“Nature is Amazing”: Feathers Fly Over Claim of Scientific American Editor that Some Birds Have Four Sexes

We recently discussed the controversy involving a University of Pittsburgh anthropology professor who declared that you cannot tell the gender of an individual from their bones. Now the editor-in-chief of Scientific American Laura Helmuth is under fire for claiming that certain birds have four sexes.

On May 17, Helmuth tweeted a statement with a 2017 article in Audubon Notebook stating “White-throated sparrows have four chromosomally distinct sexes that pair up in fascinating ways. P.S. Nature is amazing[.] P.P.S. Sex is not binary.”

Various commentators cried “fowl.” They noted that the article in question referred to two types of males and two types of females with different feather stripping. The two different sets of feather markings produced different reproductive patterns between white-stripped and tan-stripped members.

University of New Mexico evolutionary psychologist Geoffrey Miller tweeted “Why are you outright lying about what the paper says? A ‘type’ of reproductive strategy within a sex is not the same as a sex. Shameful that the editor of @sciam is showing zero scientific integrity.”

Similarly, biologist Colin Wright wrote “I don’t know if you genuinely don’t understand the paper or if you’re wilfully misinterpreting it. But either way, as the editor of @sciam this is embarrassing.”

The paper itself engages in what it calls an “oversimplification” and said that it is “almost as if” there were four genders:

“So the morphs differ in traits that parallel the usual differences between the sexes in birds. Looking at White-throats in the breeding season, we see four distinct types. To oversimplify, we could call them super-aggressive males, more nurturing males, somewhat aggressive females, and super-nurturing females. It’s almost as if the White-throated Sparrow has four sexes. That may sound like a joke, but it’s actually a good description of what’s going on.”

Various critics have objected that Scientific American has become more political and more woke under Helmuth.

This month the magazine published an article by Agustín Fuentes titled “Here’s Why Human Sex Is Not Binary. Ova don’t make a woman, and sperm don’t make a man.”

Fuentes stresses “As far as we know, there’s no other bird in the world with this unique arrangement.” However, he does attempt to tie this research to the ongoing debate over human sex. He notes:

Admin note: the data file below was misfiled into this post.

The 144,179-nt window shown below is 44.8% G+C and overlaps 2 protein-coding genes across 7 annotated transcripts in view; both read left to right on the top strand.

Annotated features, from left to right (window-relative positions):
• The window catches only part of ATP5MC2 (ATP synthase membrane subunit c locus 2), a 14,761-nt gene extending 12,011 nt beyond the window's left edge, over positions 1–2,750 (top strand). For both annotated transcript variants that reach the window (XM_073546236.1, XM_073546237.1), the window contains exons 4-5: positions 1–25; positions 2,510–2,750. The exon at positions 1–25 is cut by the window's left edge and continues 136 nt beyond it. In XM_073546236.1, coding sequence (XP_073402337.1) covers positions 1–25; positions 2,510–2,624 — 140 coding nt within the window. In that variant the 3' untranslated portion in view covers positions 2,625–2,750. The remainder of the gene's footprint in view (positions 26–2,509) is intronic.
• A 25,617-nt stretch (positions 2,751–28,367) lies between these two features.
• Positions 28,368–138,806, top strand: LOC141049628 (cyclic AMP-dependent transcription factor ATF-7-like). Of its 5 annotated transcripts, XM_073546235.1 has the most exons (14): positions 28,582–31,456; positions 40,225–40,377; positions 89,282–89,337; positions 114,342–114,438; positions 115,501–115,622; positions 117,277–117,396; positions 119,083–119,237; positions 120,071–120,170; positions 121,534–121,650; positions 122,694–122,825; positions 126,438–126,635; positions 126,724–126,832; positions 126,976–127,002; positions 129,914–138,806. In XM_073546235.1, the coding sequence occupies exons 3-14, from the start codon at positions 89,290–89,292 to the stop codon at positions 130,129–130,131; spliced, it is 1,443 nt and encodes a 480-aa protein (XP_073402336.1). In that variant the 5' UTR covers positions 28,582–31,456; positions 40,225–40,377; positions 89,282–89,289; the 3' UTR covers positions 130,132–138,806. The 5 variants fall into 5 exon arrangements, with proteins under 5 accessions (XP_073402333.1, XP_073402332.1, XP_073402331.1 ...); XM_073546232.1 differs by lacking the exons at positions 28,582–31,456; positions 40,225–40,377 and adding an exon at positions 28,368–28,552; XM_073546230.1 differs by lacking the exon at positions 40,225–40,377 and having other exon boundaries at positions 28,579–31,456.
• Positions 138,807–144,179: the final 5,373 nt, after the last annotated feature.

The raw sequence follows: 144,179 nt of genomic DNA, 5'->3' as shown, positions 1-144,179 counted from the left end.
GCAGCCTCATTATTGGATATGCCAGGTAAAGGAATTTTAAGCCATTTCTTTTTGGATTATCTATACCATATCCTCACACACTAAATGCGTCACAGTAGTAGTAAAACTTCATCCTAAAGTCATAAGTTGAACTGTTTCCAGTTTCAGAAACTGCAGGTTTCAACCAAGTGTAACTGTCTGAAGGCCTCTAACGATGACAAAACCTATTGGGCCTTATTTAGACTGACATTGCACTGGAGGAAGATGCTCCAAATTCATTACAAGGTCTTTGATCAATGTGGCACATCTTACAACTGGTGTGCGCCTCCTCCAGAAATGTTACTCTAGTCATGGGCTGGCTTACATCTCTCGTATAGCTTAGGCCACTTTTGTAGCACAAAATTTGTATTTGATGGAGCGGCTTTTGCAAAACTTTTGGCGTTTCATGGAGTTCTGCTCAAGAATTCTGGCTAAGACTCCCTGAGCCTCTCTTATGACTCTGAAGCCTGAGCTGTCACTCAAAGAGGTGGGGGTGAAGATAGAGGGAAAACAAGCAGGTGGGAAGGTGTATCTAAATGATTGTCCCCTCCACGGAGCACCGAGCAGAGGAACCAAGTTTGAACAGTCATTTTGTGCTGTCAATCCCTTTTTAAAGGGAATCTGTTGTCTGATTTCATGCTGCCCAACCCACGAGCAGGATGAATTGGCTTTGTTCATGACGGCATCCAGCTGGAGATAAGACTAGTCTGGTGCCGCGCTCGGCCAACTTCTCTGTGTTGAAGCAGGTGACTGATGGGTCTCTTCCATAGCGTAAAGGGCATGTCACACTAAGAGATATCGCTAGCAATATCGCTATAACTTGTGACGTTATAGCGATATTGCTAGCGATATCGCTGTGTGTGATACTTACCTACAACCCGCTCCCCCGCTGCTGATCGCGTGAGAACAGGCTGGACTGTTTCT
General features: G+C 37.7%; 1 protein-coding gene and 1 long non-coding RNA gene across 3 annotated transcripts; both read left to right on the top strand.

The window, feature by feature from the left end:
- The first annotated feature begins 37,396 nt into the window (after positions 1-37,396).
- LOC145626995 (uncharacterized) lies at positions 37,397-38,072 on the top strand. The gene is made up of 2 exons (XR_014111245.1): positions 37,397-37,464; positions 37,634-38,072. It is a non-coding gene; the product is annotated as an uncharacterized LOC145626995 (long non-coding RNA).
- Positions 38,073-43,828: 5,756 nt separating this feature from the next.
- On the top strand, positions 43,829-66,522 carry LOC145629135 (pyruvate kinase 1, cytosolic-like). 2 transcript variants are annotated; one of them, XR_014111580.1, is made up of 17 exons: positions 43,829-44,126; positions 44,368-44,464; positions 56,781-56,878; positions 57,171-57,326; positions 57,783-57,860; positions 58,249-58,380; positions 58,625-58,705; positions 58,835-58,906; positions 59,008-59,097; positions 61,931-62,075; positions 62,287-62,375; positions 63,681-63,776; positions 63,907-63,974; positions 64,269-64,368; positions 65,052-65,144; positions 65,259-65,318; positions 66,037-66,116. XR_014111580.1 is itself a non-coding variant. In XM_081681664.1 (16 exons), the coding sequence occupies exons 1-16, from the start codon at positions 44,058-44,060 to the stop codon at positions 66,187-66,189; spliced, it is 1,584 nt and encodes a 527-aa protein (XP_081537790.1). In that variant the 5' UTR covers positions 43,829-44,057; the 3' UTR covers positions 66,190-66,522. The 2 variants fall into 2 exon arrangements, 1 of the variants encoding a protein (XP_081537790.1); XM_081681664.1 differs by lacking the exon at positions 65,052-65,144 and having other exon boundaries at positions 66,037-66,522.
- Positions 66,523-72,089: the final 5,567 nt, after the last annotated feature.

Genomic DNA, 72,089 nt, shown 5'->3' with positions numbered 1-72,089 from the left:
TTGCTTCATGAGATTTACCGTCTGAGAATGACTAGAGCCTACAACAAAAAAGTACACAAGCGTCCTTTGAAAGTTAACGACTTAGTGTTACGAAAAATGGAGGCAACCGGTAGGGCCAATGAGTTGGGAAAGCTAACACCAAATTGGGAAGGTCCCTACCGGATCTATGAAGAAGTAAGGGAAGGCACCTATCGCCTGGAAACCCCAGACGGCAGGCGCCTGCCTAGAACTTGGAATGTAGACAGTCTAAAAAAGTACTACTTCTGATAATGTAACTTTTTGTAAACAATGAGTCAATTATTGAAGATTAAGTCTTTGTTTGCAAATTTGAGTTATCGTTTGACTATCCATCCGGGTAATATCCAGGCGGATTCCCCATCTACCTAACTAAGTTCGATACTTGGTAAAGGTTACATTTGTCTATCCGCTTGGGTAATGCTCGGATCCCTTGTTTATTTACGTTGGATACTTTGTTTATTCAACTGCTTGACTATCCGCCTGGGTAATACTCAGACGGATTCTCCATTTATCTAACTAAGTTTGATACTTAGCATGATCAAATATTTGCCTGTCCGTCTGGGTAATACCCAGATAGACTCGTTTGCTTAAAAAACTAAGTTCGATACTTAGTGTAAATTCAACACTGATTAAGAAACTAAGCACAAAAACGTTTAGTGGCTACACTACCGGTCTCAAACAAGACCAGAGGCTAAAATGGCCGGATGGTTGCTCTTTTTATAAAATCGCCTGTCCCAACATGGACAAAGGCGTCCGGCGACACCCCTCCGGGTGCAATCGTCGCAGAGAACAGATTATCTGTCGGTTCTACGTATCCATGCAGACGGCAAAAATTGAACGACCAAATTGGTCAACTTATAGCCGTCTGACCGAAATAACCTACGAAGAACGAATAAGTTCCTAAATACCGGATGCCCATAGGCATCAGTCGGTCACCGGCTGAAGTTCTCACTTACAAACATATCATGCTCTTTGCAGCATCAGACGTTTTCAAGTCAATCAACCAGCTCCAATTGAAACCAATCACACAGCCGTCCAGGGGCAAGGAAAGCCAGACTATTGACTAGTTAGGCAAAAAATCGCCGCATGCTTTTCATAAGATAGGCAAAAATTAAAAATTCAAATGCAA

“While sperm and ova matter, they are not the entirety of biology and don’t tell us all we need to know about sex, especially human sex.

Let me be clear: I am not arguing that differences in sex biology do not matter. They do. Nor am I asserting that reproductive physiology is not an important aspect of all animal lives.”


117 thoughts on ““Nature is Amazing”: Feathers Fly Over Claim of Scientific American Editor that Some Birds Have Four Sexes”

  1. This is what happens when you abandon actual science for the pseudoscience of mentally-ill people who have populated the culture war. I’ve lived through so much of this. This stuff that comes out of the left is so bad that It makes flat-earth science look credible.

  2. He states the obvious…I don’t know why that concerns ppl really…..I got a flock of birds and it’s trie…makes win on quial…..but birds aren’t exactly peopple. There are glaring differences….for one birds don’t have psychiatry…..whose original mission was to rule out organic but morphed to big pharmacy poll pushing. So nothing psychiatry says can be taken seriously any more. They just big pill. And now the people know it so it’s predictable….any one who won’t go along is diagnosed! How clever! But I wAnna know how Diane lane died? How Mr Stewart died and how Mr jordan diec? It could be unrelated….but we do y ever know unless someone looks! Will anyone?